We have revised our exchange rate forecast for 2017 upward (to 20.5, from 19.5), as the risk of more protectionist policies in the U.S. has intensified. With uncertainty over protectionism gradually dissipating, we expect a moderate appreciation (to 19.5) in 2018.

Our take is that Banxico is more worried about the occurrence of simultaneous shocks, which could derail inflation expectations (and thus produce second-round effects on inflation). Therefore, we believe that the Central Bank will tighten monetary policy more aggressively than we were previously expecting. We expect Banxico to hike 50 bps in the next meeting, and then follow the Fed (3 hikes of 25 bps before the end of this year), taking the reference rate up to 7% in 2017. With lower inflation and a better-behaved currency next year, there would be some room for easing (we expect two 25-bp rate cuts).

Activity is slowing down

Mexico’s economic activity slowed down in the beginning of 4Q16. The monthly GDP proxy (IGAE) expanded by 1.2% year over year in October, leaving the 3-month moving-average growth rate at 1.9% year over year (the same as in 3Q16). At the margin, GDP gained a weak 0.2% from the previous month, with the quarter-over-quarter annualized growth rate (qoq/saar) decreasing from 4.2% in 3Q16 to 2.8% in October. 

Manufacturing exports are firming up, while consumption seems to be weakening. Manufacturing output advanced 0.7% month over month (the highest print in fifteen months), which is consistent with the pick-up of manufacturing exports (11.4% qoq/saar) reported in November’s trade balance. On the consumption side, the monthly private consumption indicator expanded at a modest 1.8% year over year in October, pulling the three-month moving-average growth rate down to 3.3% year over year (from 3.5% in September). At the margin, private consumption stood flat from September. Also, fiscal consolidation (mostly through Pemex) continues to weigh negatively on mining production and non-residential construction.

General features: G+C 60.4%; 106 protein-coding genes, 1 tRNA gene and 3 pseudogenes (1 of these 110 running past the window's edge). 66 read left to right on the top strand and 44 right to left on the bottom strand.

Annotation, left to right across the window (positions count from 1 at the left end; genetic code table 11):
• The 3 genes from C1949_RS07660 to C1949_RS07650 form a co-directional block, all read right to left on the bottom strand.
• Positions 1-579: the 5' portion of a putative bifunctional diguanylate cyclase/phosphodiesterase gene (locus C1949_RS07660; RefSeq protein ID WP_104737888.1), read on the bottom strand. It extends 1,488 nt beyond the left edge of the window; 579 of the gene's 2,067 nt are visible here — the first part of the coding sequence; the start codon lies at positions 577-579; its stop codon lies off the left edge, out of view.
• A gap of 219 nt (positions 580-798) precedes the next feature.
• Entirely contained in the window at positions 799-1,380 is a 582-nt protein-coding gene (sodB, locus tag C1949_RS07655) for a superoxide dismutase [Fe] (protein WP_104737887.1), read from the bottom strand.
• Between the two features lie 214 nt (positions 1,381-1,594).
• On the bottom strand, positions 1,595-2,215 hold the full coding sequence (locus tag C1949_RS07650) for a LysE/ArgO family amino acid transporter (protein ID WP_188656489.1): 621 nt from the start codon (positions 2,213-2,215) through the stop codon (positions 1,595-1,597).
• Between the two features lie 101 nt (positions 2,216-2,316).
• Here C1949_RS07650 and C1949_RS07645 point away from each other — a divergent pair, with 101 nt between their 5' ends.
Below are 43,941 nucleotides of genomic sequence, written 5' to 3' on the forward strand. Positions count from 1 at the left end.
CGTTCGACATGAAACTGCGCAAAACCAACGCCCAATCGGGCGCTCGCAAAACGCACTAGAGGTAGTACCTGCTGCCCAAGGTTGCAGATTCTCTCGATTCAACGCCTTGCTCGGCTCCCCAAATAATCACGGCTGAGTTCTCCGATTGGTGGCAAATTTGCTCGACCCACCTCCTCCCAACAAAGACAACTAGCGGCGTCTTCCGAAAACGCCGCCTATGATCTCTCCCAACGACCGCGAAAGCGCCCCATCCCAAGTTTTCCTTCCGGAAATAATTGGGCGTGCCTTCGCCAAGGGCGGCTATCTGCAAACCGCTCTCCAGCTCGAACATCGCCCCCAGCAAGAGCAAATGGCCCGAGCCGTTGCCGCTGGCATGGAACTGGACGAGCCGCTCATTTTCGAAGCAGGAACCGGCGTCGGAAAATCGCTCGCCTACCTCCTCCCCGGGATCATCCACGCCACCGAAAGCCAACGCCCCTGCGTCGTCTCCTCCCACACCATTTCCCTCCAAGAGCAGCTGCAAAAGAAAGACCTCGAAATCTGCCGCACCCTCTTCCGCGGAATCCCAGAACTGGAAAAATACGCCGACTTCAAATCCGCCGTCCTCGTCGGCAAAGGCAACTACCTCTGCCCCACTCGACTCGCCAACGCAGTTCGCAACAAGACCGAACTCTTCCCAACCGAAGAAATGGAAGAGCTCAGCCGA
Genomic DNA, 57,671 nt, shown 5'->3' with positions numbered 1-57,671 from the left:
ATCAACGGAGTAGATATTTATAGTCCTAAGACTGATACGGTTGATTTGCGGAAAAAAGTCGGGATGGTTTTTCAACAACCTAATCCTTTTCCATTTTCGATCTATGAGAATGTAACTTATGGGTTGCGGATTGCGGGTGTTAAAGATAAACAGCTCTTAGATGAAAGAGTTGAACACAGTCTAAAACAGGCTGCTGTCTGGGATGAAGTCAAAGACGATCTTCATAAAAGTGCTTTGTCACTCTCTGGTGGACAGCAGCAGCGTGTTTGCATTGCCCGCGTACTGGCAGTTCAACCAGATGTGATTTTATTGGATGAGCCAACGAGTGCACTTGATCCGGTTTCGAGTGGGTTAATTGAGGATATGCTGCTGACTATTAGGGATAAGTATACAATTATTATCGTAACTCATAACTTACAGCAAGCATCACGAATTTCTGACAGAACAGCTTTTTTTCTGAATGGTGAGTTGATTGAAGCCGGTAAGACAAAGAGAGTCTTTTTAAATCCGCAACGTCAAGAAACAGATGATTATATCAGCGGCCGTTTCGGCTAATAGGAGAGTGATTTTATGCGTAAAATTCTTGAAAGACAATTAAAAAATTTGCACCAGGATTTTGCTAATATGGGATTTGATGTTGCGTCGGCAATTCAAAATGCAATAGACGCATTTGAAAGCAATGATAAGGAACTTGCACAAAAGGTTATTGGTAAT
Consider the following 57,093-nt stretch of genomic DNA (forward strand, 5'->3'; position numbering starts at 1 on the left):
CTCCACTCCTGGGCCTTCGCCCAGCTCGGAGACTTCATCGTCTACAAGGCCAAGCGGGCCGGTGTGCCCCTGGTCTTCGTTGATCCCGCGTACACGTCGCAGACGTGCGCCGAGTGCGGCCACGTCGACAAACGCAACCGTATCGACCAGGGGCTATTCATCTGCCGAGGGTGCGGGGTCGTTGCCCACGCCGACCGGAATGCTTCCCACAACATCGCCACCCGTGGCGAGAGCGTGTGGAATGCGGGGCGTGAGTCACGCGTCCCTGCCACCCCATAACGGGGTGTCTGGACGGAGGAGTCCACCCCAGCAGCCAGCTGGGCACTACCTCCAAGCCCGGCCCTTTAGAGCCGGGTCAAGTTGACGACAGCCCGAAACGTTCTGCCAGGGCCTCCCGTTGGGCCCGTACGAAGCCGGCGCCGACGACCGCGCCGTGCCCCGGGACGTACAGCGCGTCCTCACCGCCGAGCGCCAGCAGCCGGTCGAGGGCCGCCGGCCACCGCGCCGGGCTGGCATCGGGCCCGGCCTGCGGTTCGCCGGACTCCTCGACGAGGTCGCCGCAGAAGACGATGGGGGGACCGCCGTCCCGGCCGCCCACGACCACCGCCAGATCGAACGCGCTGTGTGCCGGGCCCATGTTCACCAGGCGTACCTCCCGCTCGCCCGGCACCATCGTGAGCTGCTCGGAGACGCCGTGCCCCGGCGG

We still expect GDP growth of 2.1% in 2016, but have revised our forecast for 2017 downward (to 1.6%, from 1.8%). Tighter fiscal and monetary policies, as well as lower real wages (mainly because of higher inflation) and uncertainty over protectionism, will weigh negatively on economic growth. A buffer, however, is that if protectionism doesn’t materialize, manufacturing exports will likely benefit from stronger growth in the U.S. For 2018, we expect a moderate pick-up to 2.1%, assuming that bilateral relations with the U.S. are not disrupted significantly, in spite of some protectionism.


 

João Pedro Bumachar
Alexander Andre Muller


Please see the attached file for all graphs.